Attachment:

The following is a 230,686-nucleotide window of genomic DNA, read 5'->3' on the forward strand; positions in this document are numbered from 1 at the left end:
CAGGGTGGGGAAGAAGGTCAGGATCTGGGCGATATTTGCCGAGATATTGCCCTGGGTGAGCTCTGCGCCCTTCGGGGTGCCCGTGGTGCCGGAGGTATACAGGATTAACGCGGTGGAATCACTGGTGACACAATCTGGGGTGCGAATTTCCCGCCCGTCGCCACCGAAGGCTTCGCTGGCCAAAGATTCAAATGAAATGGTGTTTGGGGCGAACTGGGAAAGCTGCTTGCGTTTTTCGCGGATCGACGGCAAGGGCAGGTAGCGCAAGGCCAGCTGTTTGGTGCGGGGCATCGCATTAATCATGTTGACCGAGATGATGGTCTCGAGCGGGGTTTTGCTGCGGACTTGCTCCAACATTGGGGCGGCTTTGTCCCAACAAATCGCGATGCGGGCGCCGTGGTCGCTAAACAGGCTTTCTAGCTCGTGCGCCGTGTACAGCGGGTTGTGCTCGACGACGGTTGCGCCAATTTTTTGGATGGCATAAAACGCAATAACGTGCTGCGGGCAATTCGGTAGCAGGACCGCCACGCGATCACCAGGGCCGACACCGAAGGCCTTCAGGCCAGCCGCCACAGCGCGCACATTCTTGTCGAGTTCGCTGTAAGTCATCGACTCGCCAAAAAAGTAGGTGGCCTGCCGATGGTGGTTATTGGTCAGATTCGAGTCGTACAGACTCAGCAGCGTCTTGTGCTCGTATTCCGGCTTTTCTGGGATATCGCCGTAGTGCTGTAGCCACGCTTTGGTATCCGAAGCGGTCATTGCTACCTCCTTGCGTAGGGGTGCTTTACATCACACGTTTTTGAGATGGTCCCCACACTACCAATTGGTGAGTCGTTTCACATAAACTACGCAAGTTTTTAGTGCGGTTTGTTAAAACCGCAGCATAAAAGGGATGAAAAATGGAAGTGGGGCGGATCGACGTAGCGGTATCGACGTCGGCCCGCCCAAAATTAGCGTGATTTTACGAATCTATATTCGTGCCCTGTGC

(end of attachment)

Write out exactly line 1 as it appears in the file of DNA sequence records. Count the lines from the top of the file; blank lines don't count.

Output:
The following is a 230,686-nucleotide window of genomic DNA, read 5'->3' on the forward strand; positions in this document are numbered from 1 at the left end: